Mary Anne MacLeod Trump went from being a working-class Scottish immigrant to a New York City socialite who gave birth to the 45th President of the United States.
As a poor immigrant from Scotland, Mary Anne MacLeod Trump probably never could’ve imagined that her son would one day become the President of the United States. But Donald Trump’s mother was lucky enough to achieve the American dream — and help give her son many opportunities that she never had growing up.
Raised in an environment of enormous financial hardship on a remote Scottish island, Mary Anne MacLeod Trump lived a life that her son would never relate to. Arriving in America at age 18 in 1930, she had few skills and little money. But she was able to start a new chapter thanks to help from her sister who was already living in the country.
Though Mary Anne MacLeod Trump would eventually become a New York City socialite, she wasn’t that obsessed with fame. Instead, she was a bonafide philanthropist who loved to volunteer at hospitals — even when she no longer needed to.
The Early Life Of Mary Anne MacLeod Trump
Mary Anne MacLeod was born on May 10, 1912, just a few weeks after the disastrous sinking of the Titanic ship that was bound for New York City. Far removed from the steel skyscrapers of the New World’s skylines, MacLeod was raised by a fisherman and a housewife on Scotland’s Isle of Lewis.
MacLeod was the youngest of 10, and grew up in a fishing community named Tong in the parish of Stornoway, in Scotland’s Outer Hebrides. Genealogists and local historians would later describe the conditions there as “indescribably filthy,” and characterized by “human wretchedness.”
MacLeod’s mother tongue was Gaelic, but she learned English as a second language in school. Raised in a modest gray house as World War I wreaked havoc on the local economy, MacLeod began to dream of a better life.
It was 1930 when those visions grew less obscure — and the 18-year-old boarded a ship headed for New York City. On the ship manifests, her occupation was listed as “maid” or “domestic.”
Though the American stock market was in terrible shape, MacLeod was still determined to emigrate from Scotland to seek opportunity in the U.S. Upon her arrival, she told authorities that she would live with one of her sisters in Astoria, Queens, and that she would work as a “domestic.”
Arriving with just $50 to her name, MacLeod was embraced by her sister who’d come before her — and started an honest career.
Donald Trump’s Mother And The American Dream
Long before she was Donald Trump’s mother, MacLeod apparently found work as a nanny for a wealthy family in New York. But she lost her job in the midst of the Great Depression. Though MacLeod briefly returned to Scotland in 1934, she didn’t stick around for long.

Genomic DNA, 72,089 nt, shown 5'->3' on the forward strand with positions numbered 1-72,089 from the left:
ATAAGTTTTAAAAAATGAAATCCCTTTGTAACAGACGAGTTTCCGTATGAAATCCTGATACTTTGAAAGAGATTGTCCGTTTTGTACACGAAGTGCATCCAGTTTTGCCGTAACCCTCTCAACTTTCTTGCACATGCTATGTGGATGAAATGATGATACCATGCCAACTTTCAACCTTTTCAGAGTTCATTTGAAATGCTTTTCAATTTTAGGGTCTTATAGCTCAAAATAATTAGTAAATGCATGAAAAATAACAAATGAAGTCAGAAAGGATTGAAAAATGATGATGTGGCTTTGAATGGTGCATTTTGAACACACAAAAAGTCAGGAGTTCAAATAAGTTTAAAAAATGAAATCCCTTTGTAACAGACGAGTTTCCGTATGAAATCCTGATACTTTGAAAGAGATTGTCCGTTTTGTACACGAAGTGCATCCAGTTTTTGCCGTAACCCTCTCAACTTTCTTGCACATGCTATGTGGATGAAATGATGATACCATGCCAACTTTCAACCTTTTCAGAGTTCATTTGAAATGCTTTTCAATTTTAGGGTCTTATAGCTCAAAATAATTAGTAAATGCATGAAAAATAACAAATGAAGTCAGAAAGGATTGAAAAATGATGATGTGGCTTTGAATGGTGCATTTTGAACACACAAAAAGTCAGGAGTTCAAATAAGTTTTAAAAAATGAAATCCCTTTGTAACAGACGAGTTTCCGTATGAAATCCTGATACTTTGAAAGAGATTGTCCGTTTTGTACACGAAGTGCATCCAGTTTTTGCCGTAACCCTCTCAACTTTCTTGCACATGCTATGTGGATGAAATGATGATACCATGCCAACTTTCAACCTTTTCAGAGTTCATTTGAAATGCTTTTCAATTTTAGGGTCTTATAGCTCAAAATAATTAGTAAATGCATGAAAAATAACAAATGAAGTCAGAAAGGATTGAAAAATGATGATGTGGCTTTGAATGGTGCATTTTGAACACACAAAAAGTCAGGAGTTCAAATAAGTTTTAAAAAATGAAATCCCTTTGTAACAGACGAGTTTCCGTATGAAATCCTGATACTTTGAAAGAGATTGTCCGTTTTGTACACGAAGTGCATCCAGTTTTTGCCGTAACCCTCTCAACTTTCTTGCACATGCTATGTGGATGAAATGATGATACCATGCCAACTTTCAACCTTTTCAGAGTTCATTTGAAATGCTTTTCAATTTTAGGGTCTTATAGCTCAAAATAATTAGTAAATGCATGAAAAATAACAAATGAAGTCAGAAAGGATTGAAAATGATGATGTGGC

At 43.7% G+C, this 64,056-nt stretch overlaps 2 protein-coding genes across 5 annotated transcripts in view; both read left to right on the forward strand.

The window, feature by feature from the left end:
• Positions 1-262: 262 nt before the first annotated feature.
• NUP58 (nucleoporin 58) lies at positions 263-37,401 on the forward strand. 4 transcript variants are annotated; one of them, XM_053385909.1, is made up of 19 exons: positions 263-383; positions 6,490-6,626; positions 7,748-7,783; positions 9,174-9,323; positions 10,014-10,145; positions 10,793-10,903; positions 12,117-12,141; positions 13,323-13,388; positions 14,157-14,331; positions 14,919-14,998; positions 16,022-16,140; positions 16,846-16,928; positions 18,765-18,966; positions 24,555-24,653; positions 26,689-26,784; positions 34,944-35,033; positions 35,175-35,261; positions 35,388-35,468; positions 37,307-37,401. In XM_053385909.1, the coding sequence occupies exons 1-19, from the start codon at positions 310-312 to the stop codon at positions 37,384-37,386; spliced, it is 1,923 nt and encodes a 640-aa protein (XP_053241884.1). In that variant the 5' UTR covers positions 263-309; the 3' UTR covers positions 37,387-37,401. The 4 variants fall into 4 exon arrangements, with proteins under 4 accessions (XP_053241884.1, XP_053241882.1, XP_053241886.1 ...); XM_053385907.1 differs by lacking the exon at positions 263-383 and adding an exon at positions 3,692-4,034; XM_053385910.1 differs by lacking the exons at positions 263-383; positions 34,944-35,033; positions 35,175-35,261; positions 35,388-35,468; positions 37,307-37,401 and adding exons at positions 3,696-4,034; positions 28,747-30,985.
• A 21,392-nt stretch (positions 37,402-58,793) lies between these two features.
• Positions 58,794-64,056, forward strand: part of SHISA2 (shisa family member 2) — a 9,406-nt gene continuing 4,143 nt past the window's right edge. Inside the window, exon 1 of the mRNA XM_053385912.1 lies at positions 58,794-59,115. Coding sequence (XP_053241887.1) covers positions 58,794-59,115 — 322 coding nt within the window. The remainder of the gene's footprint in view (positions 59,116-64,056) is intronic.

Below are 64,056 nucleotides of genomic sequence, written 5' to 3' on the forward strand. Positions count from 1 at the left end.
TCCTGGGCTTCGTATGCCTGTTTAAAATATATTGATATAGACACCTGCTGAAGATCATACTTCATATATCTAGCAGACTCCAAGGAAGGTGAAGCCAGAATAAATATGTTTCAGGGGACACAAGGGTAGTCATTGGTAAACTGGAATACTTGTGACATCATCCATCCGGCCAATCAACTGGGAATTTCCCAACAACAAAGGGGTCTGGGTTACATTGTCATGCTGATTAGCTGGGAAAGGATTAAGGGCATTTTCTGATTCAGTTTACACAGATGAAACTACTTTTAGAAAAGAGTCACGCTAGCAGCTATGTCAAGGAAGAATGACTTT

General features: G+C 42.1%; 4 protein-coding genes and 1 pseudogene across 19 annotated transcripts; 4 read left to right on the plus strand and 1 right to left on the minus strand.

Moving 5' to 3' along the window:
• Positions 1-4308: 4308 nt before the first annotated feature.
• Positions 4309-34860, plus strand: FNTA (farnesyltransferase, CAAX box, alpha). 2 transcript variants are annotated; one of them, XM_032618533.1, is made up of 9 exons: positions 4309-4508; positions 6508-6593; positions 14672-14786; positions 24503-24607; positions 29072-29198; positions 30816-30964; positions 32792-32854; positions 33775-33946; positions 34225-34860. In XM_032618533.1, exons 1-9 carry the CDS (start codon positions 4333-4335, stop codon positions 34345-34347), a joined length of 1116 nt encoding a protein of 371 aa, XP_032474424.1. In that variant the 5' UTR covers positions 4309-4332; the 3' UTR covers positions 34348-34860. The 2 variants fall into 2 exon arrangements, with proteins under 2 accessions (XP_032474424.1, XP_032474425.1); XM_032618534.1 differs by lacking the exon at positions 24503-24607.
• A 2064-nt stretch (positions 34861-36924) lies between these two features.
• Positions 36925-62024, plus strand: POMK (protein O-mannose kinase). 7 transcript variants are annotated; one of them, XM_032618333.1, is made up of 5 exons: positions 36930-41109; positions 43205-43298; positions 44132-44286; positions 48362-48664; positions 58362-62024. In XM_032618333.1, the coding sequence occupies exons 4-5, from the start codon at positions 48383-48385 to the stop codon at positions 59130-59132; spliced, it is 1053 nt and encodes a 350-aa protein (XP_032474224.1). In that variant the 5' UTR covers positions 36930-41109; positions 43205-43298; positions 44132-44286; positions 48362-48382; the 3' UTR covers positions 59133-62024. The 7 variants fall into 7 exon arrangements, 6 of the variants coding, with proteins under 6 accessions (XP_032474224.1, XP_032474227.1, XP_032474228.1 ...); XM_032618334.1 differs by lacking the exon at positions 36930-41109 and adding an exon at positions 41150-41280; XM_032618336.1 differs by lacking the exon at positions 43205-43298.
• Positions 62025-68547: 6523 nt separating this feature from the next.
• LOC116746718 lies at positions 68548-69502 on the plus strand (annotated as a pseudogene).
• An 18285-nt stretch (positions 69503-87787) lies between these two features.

At some point in the early 1930s, she met Frederick “Fred” Trump — then an up-and-coming businessman — and everything changed.
An entrepreneur who’d started his own construction business in high school, Trump had already been selling single-family homes in Queens for $3,990 per property — a sum that would soon seem paltry. Trump reportedly charmed MacLeod at a dance, and the pair quickly fell in love.
Trump and MacLeod got married in January 1936 at the Madison Avenue Presbyterian Church in Manhattan. The 25-guest wedding reception was held at the Carlyle Hotel nearby. Soon after, the newlyweds honeymooned in Atlantic City, New Jersey. And once they settled in the Jamaica Estates in Queens, they began to start their family.
Maryanne Trump was born on April 5, 1937, with her brother Fred Jr. following the next year. By 1940, MacLeod Trump had become a well-to-do housewife with a Scottish maid of her own. Her husband, meanwhile, was making $5,000 per year — or $86,000 by 2016 standards.
It was March 10, 1942 — the same year that her third child Elizabeth was born — that MacLeod Trump became a naturalized American citizen. Donald was born four years later, with the birth of her final child Robert in 1948 nearly taking MacLeod Trump’s life.
How Mary Anne MacLeod Trump’s Life Changed
MacLeod Trump suffered such severe complications during Robert’s birth that she required an emergency hysterectomy, as well as a slew of additional surgeries.
Though Donald Trump was merely a toddler at this point, former American Psychoanalytic Association president Mark Smaller believes his mother’s near-death experience likely had an effect on him.
“A two-and-a-half-year-old is going through a process of becoming more autonomous, a little bit more independent from the mother,” he said. “If there is a disruption or a rupture in the connection, it would have had an impact on the sense of self, the sense of security, the sense of confidence.”